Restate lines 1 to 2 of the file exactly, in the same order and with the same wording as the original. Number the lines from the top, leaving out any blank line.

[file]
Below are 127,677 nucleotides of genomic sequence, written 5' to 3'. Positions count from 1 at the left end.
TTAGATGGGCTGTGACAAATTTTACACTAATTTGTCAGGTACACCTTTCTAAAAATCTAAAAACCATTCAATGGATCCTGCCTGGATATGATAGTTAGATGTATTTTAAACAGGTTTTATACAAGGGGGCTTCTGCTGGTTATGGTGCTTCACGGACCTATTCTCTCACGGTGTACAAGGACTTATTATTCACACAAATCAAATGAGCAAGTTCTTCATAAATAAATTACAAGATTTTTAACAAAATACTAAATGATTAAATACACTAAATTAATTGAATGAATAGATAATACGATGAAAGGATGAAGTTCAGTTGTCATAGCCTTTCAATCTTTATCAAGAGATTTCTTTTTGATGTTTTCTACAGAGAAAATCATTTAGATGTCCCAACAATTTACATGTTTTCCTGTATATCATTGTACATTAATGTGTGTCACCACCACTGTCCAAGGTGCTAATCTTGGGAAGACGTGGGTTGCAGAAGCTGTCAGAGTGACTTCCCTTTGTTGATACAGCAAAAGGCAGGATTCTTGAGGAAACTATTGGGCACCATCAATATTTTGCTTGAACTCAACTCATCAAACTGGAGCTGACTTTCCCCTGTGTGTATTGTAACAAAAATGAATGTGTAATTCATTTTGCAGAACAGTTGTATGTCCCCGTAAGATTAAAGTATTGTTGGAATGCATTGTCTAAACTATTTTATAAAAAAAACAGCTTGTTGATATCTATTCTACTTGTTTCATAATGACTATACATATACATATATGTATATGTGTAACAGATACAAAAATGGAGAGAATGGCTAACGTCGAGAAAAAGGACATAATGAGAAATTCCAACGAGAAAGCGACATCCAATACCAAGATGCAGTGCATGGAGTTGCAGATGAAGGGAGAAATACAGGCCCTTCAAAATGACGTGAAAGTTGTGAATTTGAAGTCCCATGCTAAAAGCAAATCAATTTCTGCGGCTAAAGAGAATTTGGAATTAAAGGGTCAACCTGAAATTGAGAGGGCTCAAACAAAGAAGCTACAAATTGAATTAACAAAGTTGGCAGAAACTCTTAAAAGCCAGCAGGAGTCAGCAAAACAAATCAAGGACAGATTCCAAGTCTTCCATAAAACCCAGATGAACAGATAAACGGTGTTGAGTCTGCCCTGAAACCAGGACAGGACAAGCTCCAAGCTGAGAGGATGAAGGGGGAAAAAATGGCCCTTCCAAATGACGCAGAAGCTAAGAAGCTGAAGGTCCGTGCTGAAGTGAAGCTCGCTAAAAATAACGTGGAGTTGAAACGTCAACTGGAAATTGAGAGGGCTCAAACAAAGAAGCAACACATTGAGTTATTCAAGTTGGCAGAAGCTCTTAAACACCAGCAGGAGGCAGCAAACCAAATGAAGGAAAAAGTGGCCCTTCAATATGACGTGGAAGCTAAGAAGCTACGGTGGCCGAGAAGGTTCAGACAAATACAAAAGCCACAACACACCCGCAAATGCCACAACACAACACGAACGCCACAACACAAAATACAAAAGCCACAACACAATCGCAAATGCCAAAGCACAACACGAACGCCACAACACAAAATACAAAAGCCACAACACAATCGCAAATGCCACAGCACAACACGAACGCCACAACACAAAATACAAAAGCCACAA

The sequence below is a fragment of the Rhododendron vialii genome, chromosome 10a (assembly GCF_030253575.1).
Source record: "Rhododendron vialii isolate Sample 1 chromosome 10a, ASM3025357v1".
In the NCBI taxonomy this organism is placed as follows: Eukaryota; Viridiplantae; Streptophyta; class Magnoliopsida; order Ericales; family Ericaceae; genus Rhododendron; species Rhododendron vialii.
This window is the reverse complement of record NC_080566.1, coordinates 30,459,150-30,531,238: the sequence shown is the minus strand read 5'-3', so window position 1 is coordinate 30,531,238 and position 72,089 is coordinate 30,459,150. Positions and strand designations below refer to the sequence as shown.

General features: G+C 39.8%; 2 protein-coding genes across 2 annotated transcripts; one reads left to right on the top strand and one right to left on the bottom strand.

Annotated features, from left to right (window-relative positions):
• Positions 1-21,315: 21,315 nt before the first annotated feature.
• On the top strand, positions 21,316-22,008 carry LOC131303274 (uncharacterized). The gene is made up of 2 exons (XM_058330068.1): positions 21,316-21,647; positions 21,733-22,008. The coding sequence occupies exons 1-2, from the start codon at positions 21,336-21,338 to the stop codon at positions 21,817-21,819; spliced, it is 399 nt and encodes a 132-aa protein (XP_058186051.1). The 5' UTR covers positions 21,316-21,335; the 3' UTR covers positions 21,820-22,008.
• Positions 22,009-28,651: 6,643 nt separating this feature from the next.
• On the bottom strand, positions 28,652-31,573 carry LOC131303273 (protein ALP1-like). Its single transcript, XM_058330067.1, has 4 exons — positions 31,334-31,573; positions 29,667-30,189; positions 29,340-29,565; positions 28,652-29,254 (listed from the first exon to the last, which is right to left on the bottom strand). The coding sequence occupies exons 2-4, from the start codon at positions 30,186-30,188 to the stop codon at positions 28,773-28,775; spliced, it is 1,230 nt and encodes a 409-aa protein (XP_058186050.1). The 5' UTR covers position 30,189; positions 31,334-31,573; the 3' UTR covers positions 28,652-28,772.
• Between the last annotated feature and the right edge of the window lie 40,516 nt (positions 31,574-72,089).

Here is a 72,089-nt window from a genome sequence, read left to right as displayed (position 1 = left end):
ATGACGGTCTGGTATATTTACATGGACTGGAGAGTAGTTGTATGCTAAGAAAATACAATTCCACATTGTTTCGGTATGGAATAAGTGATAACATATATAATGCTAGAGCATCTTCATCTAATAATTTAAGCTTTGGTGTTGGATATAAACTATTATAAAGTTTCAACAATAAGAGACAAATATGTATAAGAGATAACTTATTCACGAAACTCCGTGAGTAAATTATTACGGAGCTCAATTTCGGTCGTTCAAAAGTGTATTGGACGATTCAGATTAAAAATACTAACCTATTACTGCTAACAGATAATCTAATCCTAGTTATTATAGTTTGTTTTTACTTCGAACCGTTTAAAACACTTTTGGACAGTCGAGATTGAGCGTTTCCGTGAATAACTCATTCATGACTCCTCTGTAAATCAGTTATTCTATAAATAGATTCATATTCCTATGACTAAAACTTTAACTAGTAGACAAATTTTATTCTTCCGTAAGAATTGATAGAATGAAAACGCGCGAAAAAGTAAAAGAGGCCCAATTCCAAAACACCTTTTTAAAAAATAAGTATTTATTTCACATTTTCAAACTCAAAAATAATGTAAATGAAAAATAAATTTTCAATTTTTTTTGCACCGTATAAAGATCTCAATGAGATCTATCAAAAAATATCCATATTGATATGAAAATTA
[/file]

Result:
Below are 127,677 nucleotides of genomic sequence, written 5' to 3'. Positions count from 1 at the left end.
TTAGATGGGCTGTGACAAATTTTACACTAATTTGTCAGGTACACCTTTCTAAAAATCTAAAAACCATTCAATGGATCCTGCCTGGATATGATAGTTAGATGTATTTTAAACAGGTTTTATACAAGGGGGCTTCTGCTGGTTATGGTGCTTCACGGACCTATTCTCTCACGGTGTACAAGGACTTATTATTCACACAAATCAAATGAGCAAGTTCTTCATAAATAAATTACAAGATTTTTAACAAAATACTAAATGATTAAATACACTAAATTAATTGAATGAATAGATAATACGATGAAAGGATGAAGTTCAGTTGTCATAGCCTTTCAATCTTTATCAAGAGATTTCTTTTTGATGTTTTCTACAGAGAAAATCATTTAGATGTCCCAACAATTTACATGTTTTCCTGTATATCATTGTACATTAATGTGTGTCACCACCACTGTCCAAGGTGCTAATCTTGGGAAGACGTGGGTTGCAGAAGCTGTCAGAGTGACTTCCCTTTGTTGATACAGCAAAAGGCAGGATTCTTGAGGAAACTATTGGGCACCATCAATATTTTGCTTGAACTCAACTCATCAAACTGGAGCTGACTTTCCCCTGTGTGTATTGTAACAAAAATGAATGTGTAATTCATTTTGCAGAACAGTTGTATGTCCCCGTAAGATTAAAGTATTGTTGGAATGCATTGTCTAAACTATTTTATAAAAAAAACAGCTTGTTGATATCTATTCTACTTGTTTCATAATGACTATACATATACATATATGTATATGTGTAACAGATACAAAAATGGAGAGAATGGCTAACGTCGAGAAAAAGGACATAATGAGAAATTCCAACGAGAAAGCGACATCCAATACCAAGATGCAGTGCATGGAGTTGCAGATGAAGGGAGAAATACAGGCCCTTCAAAATGACGTGAAAGTTGTGAATTTGAAGTCCCATGCTAAAAGCAAATCAATTTCTGCGGCTAAAGAGAATTTGGAATTAAAGGGTCAACCTGAAATTGAGAGGGCTCAAACAAAGAAGCTACAAATTGAATTAACAAAGTTGGCAGAAACTCTTAAAAGCCAGCAGGAGTCAGCAAAACAAATCAAGGACAGATTCCAAGTCTTCCATAAAACCCAGATGAACAGATAAACGGTGTTGAGTCTGCCCTGAAACCAGGACAGGACAAGCTCCAAGCTGAGAGGATGAAGGGGGAAAAAATGGCCCTTCCAAATGACGCAGAAGCTAAGAAGCTGAAGGTCCGTGCTGAAGTGAAGCTCGCTAAAAATAACGTGGAGTTGAAACGTCAACTGGAAATTGAGAGGGCTCAAACAAAGAAGCAACACATTGAGTTATTCAAGTTGGCAGAAGCTCTTAAACACCAGCAGGAGGCAGCAAACCAAATGAAGGAAAAAGTGGCCCTTCAATATGACGTGGAAGCTAAGAAGCTACGGTGGCCGAGAAGGTTCAGACAAATACAAAAGCCACAACACACCCGCAAATGCCACAACACAACACGAACGCCACAACACAAAATACAAAAGCCACAACACAATCGCAAATGCCAAAGCACAACACGAACGCCACAACACAAAATACAAAAGCCACAACACAATCGCAAATGCCACAGCACAACACGAACGCCACAACACAAAATACAAAAGCCACAA